Modelling principles

As a result of the image data modelling approach used to minimise cloud obscured data losses, the current month’s total surface water represents the average water surface extent for the month under assessment, rather than the maximum extent that occurred within that month.

Based on the original ten-day overpass schedule of Sentinel-2A, a six-week period represents approximately five potential image acquisitions over the same location. The image acquisition and overpass rate increased to a five-day period in late 2017 when Sentinel-2B became operational – Sentinel-2A’s tandem pair in the dual constellation. This means that it is now possible to acquire up to approximately ten image acquisitions in any six-week period, over the same area, cloud cover conditions permitting.

The median value for each image pixel (per spectral band), from all image acquisition dates within the six-week period, is then used as the final value on which the presence or absence of water is modelled in that month. This is based on the assumption that even if cloud cover has obscured an image pixel on one acquisition date, it is highly unlikely that clouds will have obscured the same pixel on all dates. Hence, the median (rather than average) pixel values will either remove or minimise the occurrence of cloud or cloud shadow impacted pixel values being included in the water modelling calculations. Should a pixel be cloud affected over several acquisition dates so that it is not possible to extract a pixel value for that month, then that pixel is classified in the final output as a “cloud-loss” pixel, which is accounted for in the monthly surface water area calculations and reporting.

Cloud problem effects are further minimised with the application of a cloud-top and cloud-shadow exclusion mask that is generated for each image date and which effectively masks ± 95% of cloud affected areas. However, since the cloud masking process does not guarantee 100% exclusion of cloud and cloud shadow areas, it is deemed necessary to use this approach in combination with the median pixel value approach. The advantage of this approach is that no false positive water areas (resulting from cloud shadow areas) are included in the final water surface area output. The disadvantage is that any given month’s water surface area representation is in reality the median surface extent for the month, and not necessarily the maximum, especially if the significant majority of rainfall occurred in, for example, the last quarter of the month and the preceding weeks had been dry. This will result in the real current, maximum surface water extent only becoming evident in the following month’s water modelling update, which would include two weeks of image data from the preceding month.

Fig. 2: Changes in surface water extents between August 2017 and January 2018 in Theewaterskloof Dam, Cape Town.

Fig. 2: Changes in surface water extents between August 2017 and January 2018 in Theewaterskloof Dam, Cape Town.

Longer-term surface water areas, such as over a six or twelve-month window, can also be generated from the combined, cumulative individual monthly water area outputs. In such instances it is highly unlikely that these longer-term surface water representations will contain any cloud top and cloud shadow data loss issues, due to the high number of surface observations making up the long-term picture.

Data modelling and automation

The core procedural objective has been the full automation of the image data access and subsequent water surface area detection procedures. This has successfully been achieved by utilising cloud-based global image data archives and associated big-data processing analytical capabilities, and removed the need for downloading, preparation and conventional modelling and analysis of large volumes of image data using office-based proprietary software. The result is significant enhancements in procedural efficiencies that require minimal office-based support infrastructure.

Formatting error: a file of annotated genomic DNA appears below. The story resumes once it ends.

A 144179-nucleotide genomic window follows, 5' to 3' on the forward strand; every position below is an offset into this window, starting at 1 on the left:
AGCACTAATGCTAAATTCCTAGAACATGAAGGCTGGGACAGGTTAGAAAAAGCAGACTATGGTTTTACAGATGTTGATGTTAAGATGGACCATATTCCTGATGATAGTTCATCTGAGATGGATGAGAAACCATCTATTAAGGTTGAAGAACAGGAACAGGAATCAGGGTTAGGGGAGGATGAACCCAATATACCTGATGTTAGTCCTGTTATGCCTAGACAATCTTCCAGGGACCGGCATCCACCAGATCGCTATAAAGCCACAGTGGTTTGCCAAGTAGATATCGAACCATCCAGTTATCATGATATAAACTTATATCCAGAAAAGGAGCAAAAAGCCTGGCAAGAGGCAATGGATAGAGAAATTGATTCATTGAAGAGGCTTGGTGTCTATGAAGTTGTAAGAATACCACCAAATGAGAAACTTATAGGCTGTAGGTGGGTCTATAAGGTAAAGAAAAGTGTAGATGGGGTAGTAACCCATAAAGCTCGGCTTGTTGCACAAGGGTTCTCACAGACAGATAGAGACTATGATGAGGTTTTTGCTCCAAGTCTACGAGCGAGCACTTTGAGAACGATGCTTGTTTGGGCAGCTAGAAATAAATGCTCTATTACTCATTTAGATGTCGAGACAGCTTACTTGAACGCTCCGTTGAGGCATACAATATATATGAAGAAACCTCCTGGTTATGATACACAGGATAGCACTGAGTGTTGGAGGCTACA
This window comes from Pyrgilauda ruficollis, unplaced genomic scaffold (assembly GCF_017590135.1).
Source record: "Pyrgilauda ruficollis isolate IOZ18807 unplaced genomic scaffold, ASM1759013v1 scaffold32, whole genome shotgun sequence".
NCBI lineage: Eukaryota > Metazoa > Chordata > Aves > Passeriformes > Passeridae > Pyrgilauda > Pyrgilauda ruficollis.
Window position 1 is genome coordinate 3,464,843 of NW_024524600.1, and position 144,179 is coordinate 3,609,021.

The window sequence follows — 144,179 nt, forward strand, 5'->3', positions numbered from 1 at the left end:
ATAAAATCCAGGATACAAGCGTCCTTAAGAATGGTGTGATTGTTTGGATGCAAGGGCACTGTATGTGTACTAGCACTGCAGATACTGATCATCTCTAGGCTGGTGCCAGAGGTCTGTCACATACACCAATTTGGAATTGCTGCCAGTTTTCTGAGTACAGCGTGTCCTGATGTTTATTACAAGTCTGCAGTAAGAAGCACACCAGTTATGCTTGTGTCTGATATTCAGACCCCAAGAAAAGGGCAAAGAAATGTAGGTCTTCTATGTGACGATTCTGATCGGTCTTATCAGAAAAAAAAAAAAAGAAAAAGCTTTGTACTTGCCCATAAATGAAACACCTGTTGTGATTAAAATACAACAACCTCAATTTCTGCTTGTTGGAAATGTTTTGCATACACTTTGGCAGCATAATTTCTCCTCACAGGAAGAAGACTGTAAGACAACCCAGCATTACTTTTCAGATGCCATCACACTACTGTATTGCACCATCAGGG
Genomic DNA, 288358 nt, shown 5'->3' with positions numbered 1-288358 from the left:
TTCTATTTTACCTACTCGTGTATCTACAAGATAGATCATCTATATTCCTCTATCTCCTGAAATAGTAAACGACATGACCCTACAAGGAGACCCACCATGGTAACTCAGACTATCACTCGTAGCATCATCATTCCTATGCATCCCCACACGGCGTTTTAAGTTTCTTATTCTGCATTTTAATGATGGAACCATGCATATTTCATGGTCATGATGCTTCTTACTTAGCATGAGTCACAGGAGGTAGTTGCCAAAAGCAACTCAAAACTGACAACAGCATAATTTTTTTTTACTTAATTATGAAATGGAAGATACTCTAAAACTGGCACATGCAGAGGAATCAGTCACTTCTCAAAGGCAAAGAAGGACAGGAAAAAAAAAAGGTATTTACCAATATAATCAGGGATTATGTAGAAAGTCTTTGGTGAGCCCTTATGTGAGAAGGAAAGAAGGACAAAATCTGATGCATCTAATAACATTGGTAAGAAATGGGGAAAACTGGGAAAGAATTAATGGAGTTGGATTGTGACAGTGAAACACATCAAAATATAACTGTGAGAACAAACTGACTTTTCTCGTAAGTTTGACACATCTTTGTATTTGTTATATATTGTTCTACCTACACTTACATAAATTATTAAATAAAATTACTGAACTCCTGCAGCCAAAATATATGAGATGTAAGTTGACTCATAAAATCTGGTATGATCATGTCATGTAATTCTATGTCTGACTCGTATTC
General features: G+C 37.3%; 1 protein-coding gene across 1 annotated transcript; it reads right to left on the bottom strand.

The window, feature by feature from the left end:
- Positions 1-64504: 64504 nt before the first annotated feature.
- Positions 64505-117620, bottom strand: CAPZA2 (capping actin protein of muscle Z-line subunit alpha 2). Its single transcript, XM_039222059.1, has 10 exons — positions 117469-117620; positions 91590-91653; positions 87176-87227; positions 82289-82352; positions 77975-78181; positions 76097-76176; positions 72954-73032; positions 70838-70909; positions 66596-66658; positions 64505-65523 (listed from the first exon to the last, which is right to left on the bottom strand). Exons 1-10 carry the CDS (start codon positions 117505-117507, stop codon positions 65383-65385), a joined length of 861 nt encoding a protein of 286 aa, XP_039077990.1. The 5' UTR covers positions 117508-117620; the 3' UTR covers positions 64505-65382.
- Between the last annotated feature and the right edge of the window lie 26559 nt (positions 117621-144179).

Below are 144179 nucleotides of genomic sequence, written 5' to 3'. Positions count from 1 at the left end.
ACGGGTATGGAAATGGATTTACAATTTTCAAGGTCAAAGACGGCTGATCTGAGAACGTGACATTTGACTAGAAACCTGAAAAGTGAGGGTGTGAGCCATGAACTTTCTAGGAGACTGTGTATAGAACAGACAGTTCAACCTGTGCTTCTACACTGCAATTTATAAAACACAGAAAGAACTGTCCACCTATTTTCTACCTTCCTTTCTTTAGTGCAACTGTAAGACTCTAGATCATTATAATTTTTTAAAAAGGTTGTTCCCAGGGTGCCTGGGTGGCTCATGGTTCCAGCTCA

Sentinel-2 imagery

The surface water extents are all modelled from ESA’s Sentinel-2 imagery, sourced as 20 x 20 m resolution MSI Level 1C data from the Google Earth Engine cloud-based data platform. Level 1C imagery is all imagery precisely co-registered and provided in standardised Top-of-Atmosphere (ToA) reflectance values, in Web Mercator projection format.

Detection algorithms using decision tree modelling

Decision tree classifiers are predictive modelling algorithms that can be used to generate explicit classification rules, and are ideally suited to developing generic modelling routines for standardised and repeatable classifications of satellite imagery. Typically, a set of training data (i.e. reference samples) are used to generate the ruleset, which can then be applied to larger data populations for repeatable and consistent classification outputs. As such decision tree classifiers are ideal tools for deriving standardised, threshold-based rules for image classification, they can be applied repetitively over time and/or space with the same output content and accuracy.

The water surface modelling procedure is based on a set of decision tree generated rules that have been derived from a comprehensive set of water and non-water feature reference points distributed across South Africa. The reference points are all associated with a single 20 x 20 m image pixel, and represent a wide range of seasonal and geographic water and non-water surface characteristics across the country, which can be determined visually on Sentinel-2 imagery.

The sample points represent the geographical positions at which spectral image characteristics are extracted from the cloud-based image archives in order to characterise and describe seasonally-defined spectral signatures for all land surface conditions. The specific rulesets for spectral water detection, including potential non-water confusion features, are generated using water and non-water spectral reference characteristics as inputs into the decision tree algorithm. The final water-only identification ruleset represents a comprehensive set of spectral threshold-based rules which can be applied to multi-seasonal Sentinel-2 imagery to determine the presence or absence of water in any given image pixel.

Training data